In the six years since he established it in 2018, Kay Suzuki's Time Capsule has developed a rock-solid reputation within the burgeoning world of reissues. Along the way, the London-based Japanese DJ, producer, broadcaster, record label owner, and general Renaissance man has overseen reissues from Italian new-age maestros, deep Japanese and American jazz fusion/boogie artists, a bevy of stunning sounds from the Caribbean and Africa, and some remarkable compilation albums. Release after release, the packaging has been beautiful, the pressings pristine, and the sounds are always revelatory.

In recent years, Suzuki-san and Time Capsule have also worked closely with former The Vinyl Factory editor Anton Spice. Spice has been helping Suzuki-san put together liner notes that expertly tell the stories of the label's releases and the artists who originally created them. This year, they've knocked it out of the ballpark with three remarkable Japan-focused compilation albums, "Tokyo Riddim 1976​-​1985", "Nippon Acid Folk 1970​-​1980", and "Nippon Psychedelic Soul 1970​-​1979". Let's take a listen.

Taking in eight tracks over two sides of an LP, "Tokyo Riddim 1976​-​1985" is, as the title suggests, a survey of reggae music recorded in Japan between the late seventies and mid-eighties. Interestingly, as the story goes, at the time, the local scene initially took its cues from reggae-influenced UK rock and pop groups like The Police and UB40 before later taking things to the next level after Bob Marley and the Wailers toured the country in 1979.

On 'Denshi Lenzi', idol singer Miki Hirayama borrows the bassline from 'Natural Mystic', infuses it with signature Japanese sensibilities and turns out a lazy-day shuffle for the ages. Later on the compilation, Izumi “Mimi” Kobayashi - who went on to record the remarkable "Coconuts High" and "Nuts" albums in the eighties - rides a dubby riddim into sunset bliss on 'Lazy Love'. Similarly notable is YMO collaborator Miharu Koshi's playful foray into reggaeified city-pop with 'Coffee Break'.

From the opening vocal harmonies of Hiroki Tamaki's 'Kawa (River)', "Nippon Acid Folk 1970​-​1980" absolutely floored me. Documenting the sounds of 1970s Japan, this compilation is a window into the story of a scene of Dadaists, communists, pharmacists, cult leaders, students, and musicians who came together through university campuses and late-night coffee shops across Tokyo, Kyoto, and Osaka.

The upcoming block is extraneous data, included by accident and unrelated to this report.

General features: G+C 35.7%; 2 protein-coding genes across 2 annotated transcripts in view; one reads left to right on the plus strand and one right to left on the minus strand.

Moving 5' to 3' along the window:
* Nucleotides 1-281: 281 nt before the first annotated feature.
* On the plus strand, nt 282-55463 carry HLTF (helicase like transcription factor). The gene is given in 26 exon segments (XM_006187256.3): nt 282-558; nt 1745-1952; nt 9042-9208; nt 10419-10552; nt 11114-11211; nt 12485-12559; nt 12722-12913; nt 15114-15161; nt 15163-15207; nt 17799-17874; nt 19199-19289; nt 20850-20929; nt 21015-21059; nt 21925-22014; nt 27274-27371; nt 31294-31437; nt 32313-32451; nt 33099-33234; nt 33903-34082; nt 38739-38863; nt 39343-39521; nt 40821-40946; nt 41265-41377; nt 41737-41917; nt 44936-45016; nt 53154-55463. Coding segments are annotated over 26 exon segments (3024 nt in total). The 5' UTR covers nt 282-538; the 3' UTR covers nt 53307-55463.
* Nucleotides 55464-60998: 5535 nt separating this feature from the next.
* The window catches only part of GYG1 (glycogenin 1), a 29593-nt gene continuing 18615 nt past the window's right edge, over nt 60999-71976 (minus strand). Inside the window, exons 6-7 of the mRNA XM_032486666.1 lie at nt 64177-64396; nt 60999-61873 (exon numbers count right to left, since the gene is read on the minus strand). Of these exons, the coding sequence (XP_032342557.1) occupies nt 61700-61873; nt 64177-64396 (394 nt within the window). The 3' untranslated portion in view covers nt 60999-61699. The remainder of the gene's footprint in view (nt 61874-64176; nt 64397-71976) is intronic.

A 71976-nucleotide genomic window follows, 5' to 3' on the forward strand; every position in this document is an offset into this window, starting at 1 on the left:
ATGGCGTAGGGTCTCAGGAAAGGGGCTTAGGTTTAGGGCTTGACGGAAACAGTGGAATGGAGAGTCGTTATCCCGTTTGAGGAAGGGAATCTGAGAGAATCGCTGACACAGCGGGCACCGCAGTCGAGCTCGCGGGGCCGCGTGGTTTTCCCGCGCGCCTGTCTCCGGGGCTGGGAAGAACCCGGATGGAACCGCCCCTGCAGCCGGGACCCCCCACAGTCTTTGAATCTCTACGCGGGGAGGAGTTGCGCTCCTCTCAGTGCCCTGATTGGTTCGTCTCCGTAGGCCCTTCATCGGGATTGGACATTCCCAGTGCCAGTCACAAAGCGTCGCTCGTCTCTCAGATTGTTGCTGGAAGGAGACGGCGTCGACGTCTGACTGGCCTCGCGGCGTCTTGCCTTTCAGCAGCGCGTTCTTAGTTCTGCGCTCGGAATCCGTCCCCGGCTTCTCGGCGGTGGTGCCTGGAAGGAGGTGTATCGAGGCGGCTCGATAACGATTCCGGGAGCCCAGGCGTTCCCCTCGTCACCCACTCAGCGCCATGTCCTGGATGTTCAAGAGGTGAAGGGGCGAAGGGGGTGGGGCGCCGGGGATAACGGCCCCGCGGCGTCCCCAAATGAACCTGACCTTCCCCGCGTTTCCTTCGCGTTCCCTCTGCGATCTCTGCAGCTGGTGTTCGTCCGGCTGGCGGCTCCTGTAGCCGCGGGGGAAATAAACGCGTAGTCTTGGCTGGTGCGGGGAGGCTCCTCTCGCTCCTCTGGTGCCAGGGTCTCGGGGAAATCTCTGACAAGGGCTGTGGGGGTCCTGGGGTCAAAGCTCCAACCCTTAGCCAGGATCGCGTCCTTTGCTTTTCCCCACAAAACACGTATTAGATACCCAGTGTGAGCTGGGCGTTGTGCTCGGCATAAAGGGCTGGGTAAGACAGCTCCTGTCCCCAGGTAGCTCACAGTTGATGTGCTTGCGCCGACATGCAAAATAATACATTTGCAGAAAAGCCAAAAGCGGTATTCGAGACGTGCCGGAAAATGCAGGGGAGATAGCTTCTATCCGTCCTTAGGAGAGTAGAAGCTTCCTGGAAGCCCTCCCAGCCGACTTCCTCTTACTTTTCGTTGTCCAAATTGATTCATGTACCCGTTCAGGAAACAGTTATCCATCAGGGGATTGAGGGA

The big obvious one here is the inclusion of 'Kaze Wo Atsumete (Gather the Wind)' by Haroumi Hosono's 1970s band Happy End, a group that brought the Japanese language into the local rock paradigm, in the process laying the foundations for the decades of cross-cultural creativity that followed. That said, virtually every track on "Nippon Acid Folk 1970​-​1980" delivers a unique and enjoyable window into the acid-soaked, psychedelic-folk sound, attitude and counterculture of the era. Listening to Hiroki Tamaki's 'Beautiful Song', for example, feels like drifting away on a bed of pink fluffy clouds amidst deep blue skies on an otherwise sunny day.

Picking up where "Nippon Acid Folk 1970​-​1980" left off, "Nippon Psychedelic Soul 1970​-​1979" is an equally compelling window into the more gritty, funky, psychedelic and soulful sides of Japanese music during the seventies. At the time, musicians in Japan were looking outwards to the US soul and funk scenes, as evidenced by the gritty grooves of "Have You Smoked Gauloise?" by Hiroshi Kamayatsu, aptly assisted on record by Tower of Power. Similarly, through Happy End's "Haruyo Koi (Come, spring)", the streets of Tokyo and Philadelphia seem to magically collide in a unique form of Tokyo-Philly-soul style.

In the release notes for "Nippon Psychedelic Soul 1970​-​1979", Time Capsule have framed the release as less of a compilation of a scene and more of a compilation of a sentiment; before noting that it's a wild ride from start to finish, which shatters the narratives of the Japanese folk and rock tradition into a million tiny pieces. Expect big studio productions, private press releases, orchestral funk, psychedelic organs, gritty grooves and good times.

Tokyo Riddim 1976​-​1985, Nippon Acid Folk 1970​-​1980, and Nippon Psychedelic Soul 1970​-​1979 are available for purchase through Time Capsule in digital and vinyl formats here.